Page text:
Season 1, Episode 4
“Darkness on the Edge of Town”
Over the course of watching the first four episodes of Swamp Thing, it’s become fairly obvious mirroring is a key storytelling element. Flashbacks pair with events unfolding in the present, and similar circumstances shared by characters are a nice tease while we wait for the dots to connect. This being said, I’m still fairly surprised, and quite pleased to say, “Darkness on the Edge of Town” could share roots with the original Swamp Thing television series from the 90s.
With the sick townsfolk in Marais showing significant signs of improvement, a new affliction arises within the bayou. Dark forces lay dormant for only so long, and while the effects start more subtle than the swamp flu, the results make for a hallucinogenic horror-fest. Worst nightmares realized as bad trips just might cause you to have a sleepless night.
Abby receives a key piece of data from Alec in the form of a tissue sample. While studying the cell anomaly that makes up Swamp Thing’s monstrous form, an arrogant Jason Woodrue offers her assistance with the analysis. Abby agrees to an uneasy alliance with the mad scientist, which is equally frustrating and intriguing. It’s one of those times you want to yell at your screen, as if you could influence her decision, but also can’t wait to see what his intentions are with this breakthrough she shouldn’t have handed over.
The Sunderland’s sights are set on the recently orphaned, and now healthy Susie Coyle. It’s made clear early in the episode that they intend on taking her into their care, yet it avoids becoming a boring plot point thanks to the individual motives behind the decision. For Maria, Susie would serve as a surrogate daughter, filling a void left in her heart and home since Shawna passed away. Avery however, views her as a science experiment.
Heads up comic book fans, when it’s Abby’s turn to dance with her inner demons, your heart may explode with joy…or terror. Any way you decide to slice it, be prepared to speculate on what an Arcane family reunion might look like.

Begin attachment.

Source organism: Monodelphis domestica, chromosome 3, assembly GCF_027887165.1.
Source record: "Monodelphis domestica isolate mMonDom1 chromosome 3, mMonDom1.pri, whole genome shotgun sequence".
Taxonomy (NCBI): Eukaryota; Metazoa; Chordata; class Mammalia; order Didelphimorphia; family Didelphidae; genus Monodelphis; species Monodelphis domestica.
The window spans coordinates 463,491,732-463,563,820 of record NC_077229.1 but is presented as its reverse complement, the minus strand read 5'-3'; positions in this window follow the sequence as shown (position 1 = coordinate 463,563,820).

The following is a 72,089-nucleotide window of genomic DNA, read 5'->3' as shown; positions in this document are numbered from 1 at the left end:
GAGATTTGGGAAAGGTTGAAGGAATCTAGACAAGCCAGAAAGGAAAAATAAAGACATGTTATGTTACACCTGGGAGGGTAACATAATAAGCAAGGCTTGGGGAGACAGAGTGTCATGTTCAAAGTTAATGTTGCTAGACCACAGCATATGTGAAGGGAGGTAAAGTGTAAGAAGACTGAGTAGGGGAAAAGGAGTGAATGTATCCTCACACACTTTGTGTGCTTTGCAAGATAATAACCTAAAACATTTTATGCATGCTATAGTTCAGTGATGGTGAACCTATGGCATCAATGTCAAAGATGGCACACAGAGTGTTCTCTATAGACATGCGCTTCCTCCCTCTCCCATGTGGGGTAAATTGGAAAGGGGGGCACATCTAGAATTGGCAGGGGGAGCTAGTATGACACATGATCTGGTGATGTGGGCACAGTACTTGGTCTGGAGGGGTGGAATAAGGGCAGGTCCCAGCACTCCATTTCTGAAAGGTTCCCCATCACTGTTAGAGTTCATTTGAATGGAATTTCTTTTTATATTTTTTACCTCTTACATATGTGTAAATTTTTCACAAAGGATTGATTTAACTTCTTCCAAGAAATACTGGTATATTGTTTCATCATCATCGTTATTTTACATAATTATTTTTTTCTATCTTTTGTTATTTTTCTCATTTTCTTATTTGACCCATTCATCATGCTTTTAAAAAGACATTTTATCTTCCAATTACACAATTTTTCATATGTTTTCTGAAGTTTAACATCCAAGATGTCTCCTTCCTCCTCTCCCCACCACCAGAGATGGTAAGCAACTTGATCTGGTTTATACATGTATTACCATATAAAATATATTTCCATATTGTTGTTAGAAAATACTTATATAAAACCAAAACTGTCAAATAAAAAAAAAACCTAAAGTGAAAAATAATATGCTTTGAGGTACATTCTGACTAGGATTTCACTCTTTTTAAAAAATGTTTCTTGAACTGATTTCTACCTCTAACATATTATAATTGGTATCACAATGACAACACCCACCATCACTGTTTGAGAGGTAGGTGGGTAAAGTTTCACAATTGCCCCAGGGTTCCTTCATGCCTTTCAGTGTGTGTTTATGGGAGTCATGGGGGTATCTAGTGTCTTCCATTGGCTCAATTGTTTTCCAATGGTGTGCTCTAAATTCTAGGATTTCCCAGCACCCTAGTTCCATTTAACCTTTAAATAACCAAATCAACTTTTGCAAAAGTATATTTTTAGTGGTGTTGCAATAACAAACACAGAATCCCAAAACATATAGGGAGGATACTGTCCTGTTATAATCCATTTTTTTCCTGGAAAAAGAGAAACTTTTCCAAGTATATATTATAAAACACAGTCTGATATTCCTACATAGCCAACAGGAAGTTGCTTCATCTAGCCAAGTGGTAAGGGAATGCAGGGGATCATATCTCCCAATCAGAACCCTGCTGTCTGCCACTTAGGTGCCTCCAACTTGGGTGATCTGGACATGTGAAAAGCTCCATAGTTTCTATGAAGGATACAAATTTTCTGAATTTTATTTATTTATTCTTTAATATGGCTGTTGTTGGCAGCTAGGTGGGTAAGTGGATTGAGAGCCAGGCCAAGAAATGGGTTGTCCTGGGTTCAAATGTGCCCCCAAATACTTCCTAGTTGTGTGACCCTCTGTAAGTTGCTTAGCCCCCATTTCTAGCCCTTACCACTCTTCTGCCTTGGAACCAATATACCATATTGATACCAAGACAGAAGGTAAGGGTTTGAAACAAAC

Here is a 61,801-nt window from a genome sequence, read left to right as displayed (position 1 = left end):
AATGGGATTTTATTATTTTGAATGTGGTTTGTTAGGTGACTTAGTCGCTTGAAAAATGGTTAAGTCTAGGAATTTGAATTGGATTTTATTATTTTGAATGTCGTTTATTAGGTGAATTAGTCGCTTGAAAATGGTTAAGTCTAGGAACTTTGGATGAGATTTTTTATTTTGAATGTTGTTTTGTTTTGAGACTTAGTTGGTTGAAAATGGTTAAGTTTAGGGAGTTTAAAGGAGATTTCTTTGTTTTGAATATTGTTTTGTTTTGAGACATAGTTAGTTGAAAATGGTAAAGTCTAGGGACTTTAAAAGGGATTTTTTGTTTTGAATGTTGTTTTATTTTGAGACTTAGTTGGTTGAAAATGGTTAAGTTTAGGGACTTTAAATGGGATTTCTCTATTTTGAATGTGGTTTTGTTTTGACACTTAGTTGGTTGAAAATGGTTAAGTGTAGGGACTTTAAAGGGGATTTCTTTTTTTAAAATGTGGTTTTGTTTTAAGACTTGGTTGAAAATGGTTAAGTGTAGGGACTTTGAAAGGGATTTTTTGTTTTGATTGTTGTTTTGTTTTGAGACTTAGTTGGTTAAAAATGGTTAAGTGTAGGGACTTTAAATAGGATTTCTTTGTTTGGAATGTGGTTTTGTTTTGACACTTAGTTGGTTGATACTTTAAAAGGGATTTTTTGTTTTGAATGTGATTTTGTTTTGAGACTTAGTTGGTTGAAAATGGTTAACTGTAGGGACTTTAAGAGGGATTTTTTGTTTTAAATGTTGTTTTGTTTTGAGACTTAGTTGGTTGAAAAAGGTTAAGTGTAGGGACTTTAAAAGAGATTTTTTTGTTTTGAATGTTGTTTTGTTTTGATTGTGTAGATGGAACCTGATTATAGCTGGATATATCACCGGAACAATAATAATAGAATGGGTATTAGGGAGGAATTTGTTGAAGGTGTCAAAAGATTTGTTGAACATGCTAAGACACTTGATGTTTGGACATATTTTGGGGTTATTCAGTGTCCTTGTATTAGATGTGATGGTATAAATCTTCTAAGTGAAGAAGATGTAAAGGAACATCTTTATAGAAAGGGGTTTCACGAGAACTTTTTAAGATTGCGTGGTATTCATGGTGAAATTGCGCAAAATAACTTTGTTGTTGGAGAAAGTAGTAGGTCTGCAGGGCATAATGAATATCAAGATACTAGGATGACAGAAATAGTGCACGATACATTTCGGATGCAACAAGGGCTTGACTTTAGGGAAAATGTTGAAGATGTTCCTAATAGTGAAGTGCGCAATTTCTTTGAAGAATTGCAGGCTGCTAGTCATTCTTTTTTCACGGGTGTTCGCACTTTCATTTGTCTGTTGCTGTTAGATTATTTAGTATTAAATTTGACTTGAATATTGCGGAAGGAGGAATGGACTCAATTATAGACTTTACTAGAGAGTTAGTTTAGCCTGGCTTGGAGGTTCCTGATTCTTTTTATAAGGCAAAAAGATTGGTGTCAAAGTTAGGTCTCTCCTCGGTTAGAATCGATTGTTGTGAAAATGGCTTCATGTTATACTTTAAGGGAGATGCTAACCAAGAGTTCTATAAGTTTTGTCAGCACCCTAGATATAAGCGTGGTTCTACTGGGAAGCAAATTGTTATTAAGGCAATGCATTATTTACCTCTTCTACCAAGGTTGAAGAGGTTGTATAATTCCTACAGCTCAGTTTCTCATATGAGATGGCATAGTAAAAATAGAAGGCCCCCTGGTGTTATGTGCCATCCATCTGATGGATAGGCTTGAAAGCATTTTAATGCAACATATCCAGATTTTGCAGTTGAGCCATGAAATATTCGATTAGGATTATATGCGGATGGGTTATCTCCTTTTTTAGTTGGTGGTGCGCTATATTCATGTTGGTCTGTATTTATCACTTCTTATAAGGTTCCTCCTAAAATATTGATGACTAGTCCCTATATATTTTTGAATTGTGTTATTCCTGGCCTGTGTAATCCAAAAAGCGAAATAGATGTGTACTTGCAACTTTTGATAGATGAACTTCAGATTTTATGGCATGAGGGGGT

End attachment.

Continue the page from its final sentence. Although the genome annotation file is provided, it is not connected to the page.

I noted “Darkness on the Edge of Town” feels like it pays tribute to its 90s predecessor. The reason for this is, while multiple threads add depth to be discovered down the road, there’s a clear resolution to the threat posed here. The story is properly bookended, and I love that. The majority of episodes from the previous series were stand-alone tales. Sometimes, it’s enjoyable to have the ability to watch something without being bogged down by what came before. Nowadays we stream, binge and never miss a beat. But back when the original aired and you forgot to set your VCR for when you weren’t home, better luck next week buddy.
Breaking news, Derek Mears plays one hell of a Swamp Thing. One of my gripes thus far is how little we’ve seen of the title character. He’s still not hogging the screen by any stretch, but what we do see is fantastic. Mears emotes well through the makeup and allows the man inside the monster to shine. I found myself getting lost in the facial expressions on display, and just how amazing Swamp Thing looks.
This is my favorite episode thus far. Swamp Thing didn’t get any action sequences, but they weren’t required. He perfectly serves his purpose in a well-rounded script. Stunning visuals, spooky bits are spectacular, and the acting performances have an emotional edge. Think I got myself a nasty case of swamp scratch fever, and I like it!